George Hakalmazian

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SURVIVOR TOLD CHILLING TALES ABOUT ARMENIAN GENOCIDE By Jim Steinberg

Fresno Bee http://www.fresnobee.com/263/story/618980.html May 22 2008 CA

George Hakalmazian was 99 or 100 when he died May 15 in Fresno. His age and birth date were an impenetrable mystery, but not the place of his birth, Peri, Armenia, nor the horrors he witnessed there as a child.

Ninety-three years ago, turmoil and massacres at the hands of Ottoman Turks nearly killed him, and did kill some 1.5 million other Armenians.

His family retells his death-defying experience as one boy's chapter in the sad saga of the Armenian Genocide.

Grandson Scott Tejerian recounted the word-of-mouth family history that passes from one generation to the next. As an Armenian boy of 6 or 7, Mr. Hakalmazian escaped Peri, but without certification of his birth. There was no time to retrieve documents.

In an uncanny family coincidence in Fresno, Scott Tejerian's father, Thomas, died Friday of cancer, one day after Mr. Hakalmazian.

Scott's father and his maternal grandfather were not blood relatives, but they were close friends who shared vital history, Scott Tejerian said, because they shared memories of mass slaughter not far from the Yeprat River, better known as the Euphrates.

Mr. Hakalmazian never forgot the brutal and terrifying massacre he witnessed as a small boy.

He talked about it often with his grandson in his still-thick Armenian accent, and Tejerian retells it, keeping alive his grandfather's account of the Armenian genocide:

Mr. Hakalmazian's sister was forced to marry a son of the Turkish mayor of Peri. The sister, whose name Tejerian doesn't know, married the Turk on the promise that these nuptials would guarantee the safety of Mr. Hakalmazian's family. That promise was betrayed, Tejerian said.

His mother and father were taken and killed.

Turkish soldiers took Mr. Hakalmazian and an older brother, Hagop, for slave labor. A third brother, Marderos, already had left Armenia and was living in Chicago.

Soldiers grabbed Mr. Hakalmazian's small nephew, too small for labor, and threw him into the Yeprat to drown. But the nephew, whose name has disappeared in the century since, had often swum the Yeprat.

He stroked easily until, as family history has it, horrified relatives saw soldiers shoot him dead in the water.

That execution haunted Mr. Hakalmazian forever.

"It didn't matter how old he was," Tejerian said. "As he told us that story, he cried."

Mr. Hakalmazian was taken for slave labor for a Turkish farmer and toiled for him for several years. A cousin in his late teens sometimes sneaked into the camp to check on him until the night he finally took Mr. Hakalmazian and several others and shepherded them to an orphanage, Mr. Hakalmazian's daughter, Margaret Tejerian, recalled.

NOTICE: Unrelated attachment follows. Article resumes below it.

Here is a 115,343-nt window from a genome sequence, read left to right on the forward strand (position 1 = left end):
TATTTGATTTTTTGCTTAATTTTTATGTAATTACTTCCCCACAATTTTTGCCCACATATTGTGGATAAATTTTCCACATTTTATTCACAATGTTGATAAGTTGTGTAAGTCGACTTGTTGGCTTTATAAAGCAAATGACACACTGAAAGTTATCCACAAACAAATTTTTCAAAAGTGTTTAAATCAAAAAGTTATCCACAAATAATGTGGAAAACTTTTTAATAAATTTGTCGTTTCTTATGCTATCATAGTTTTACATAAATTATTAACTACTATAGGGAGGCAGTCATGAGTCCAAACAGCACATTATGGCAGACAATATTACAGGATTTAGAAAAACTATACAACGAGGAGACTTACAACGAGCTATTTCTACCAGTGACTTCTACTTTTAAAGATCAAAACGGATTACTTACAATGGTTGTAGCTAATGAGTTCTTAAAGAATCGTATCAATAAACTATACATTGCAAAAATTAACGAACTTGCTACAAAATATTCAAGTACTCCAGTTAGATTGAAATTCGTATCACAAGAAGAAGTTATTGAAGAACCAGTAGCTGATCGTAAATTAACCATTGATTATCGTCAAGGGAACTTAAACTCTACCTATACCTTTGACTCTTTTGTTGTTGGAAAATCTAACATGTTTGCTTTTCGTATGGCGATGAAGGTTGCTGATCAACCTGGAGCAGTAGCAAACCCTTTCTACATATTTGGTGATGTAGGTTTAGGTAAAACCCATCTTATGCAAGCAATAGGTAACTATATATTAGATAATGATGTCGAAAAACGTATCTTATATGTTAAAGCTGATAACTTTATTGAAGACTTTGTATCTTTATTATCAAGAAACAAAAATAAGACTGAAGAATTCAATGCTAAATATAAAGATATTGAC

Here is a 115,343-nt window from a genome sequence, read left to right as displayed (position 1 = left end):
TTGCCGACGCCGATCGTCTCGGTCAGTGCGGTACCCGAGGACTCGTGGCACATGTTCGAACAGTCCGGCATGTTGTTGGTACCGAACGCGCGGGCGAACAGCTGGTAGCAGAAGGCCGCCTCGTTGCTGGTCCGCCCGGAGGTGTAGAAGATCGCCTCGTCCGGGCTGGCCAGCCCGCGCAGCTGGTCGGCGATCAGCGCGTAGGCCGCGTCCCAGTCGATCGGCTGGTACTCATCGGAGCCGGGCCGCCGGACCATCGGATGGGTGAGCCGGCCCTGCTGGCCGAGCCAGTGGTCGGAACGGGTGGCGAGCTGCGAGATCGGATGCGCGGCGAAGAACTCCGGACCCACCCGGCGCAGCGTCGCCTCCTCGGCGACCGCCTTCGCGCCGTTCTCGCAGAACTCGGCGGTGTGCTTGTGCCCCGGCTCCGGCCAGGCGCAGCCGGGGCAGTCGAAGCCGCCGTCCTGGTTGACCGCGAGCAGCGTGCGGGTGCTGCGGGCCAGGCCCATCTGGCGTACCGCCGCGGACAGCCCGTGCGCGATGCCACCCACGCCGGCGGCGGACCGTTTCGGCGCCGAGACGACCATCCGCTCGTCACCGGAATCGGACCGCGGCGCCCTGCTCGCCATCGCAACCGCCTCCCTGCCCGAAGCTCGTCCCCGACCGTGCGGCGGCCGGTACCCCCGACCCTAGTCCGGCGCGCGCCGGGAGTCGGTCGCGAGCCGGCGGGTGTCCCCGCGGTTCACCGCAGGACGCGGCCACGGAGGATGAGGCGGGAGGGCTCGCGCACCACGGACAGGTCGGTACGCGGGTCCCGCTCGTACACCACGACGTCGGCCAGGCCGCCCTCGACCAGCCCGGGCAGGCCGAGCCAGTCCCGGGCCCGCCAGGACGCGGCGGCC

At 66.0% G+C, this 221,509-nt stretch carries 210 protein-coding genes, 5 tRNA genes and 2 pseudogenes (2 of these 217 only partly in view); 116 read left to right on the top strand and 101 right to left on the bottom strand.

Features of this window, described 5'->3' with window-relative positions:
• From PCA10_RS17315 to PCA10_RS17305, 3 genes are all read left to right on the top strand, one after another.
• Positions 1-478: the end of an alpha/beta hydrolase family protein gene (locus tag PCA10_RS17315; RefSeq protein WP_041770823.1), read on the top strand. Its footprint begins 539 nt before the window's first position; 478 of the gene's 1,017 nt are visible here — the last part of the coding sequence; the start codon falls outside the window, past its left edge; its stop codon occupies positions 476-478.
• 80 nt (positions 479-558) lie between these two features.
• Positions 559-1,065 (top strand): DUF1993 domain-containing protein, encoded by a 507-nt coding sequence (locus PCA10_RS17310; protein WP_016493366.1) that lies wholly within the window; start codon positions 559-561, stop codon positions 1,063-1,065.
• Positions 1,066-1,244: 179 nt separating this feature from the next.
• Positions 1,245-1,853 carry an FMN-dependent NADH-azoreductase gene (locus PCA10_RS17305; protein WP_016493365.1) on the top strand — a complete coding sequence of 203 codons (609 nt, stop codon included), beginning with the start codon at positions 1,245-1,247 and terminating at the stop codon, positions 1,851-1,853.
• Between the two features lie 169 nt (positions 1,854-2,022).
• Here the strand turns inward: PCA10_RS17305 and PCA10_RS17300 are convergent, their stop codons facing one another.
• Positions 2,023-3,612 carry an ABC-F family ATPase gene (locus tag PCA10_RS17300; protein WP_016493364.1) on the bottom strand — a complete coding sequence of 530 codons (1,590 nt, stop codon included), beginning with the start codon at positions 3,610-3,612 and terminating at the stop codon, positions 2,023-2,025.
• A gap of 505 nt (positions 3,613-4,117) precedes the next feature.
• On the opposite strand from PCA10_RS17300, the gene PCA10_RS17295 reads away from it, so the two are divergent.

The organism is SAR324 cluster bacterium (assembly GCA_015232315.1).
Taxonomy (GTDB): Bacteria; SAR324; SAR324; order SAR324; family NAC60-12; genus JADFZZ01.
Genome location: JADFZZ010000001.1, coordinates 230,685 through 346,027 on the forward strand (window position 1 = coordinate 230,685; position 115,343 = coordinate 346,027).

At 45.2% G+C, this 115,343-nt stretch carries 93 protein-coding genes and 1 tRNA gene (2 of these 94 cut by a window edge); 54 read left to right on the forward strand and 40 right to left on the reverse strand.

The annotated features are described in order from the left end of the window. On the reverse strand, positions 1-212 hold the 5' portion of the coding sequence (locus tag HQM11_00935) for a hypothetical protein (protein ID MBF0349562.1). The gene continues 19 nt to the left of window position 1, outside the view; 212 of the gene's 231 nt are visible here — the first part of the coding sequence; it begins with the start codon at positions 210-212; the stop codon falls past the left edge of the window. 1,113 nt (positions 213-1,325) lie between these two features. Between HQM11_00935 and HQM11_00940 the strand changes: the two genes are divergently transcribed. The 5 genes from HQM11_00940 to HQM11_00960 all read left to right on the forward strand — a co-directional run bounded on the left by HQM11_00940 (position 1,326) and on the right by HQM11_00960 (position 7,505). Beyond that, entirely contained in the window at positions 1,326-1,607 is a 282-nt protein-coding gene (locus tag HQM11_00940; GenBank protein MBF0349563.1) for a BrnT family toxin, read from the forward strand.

The orphanage arranged for them to get to another orphanage in Lebanon.

In 1923, brother Marderos Hakalmazian sponsored them for immigration to the United States.

In a fitting coincidence, Mr. Hakalmazian entered his new country on Ellis Island under the watchful gaze of the Statue of Liberty on the Fourth of July, 1923. Mr. Hakalmazian always treasured the timing.

U.S. Customs agents asked the teen for his birth date, which was a mystery to him and his surviving relatives. They didn't know, so they told the agents it was that day, July 4.

"He always loved that," Margaret Tejerian said. "It made him very proud to have the same birth date. ... He was happy be alive and go to school."

Mr. Hakalmazian arrived with no English. Marderos Hakalmazian brought him to Chicago, where he got work in a print shop and learned English. He started first grade as a teenager and graduated from high school at 21.

He worked in a Chicago dry cleaning shop and learned to become a tailor.

Later, he moved to Glendale -- whose large Armenian community welcomed him -- and opened his own dry cleaning store with money he had saved in Chicago.

Scott Tejerian grieved for his father and grandfather this week.

What he said of his father, who served under Gen. George S. Patton in World War II, applied as well to his grandfather: "My dad was a very proud man. He didn't talk about it a lot. He loved the Armenian traditions, but loved being American. He said this was the best place to live."


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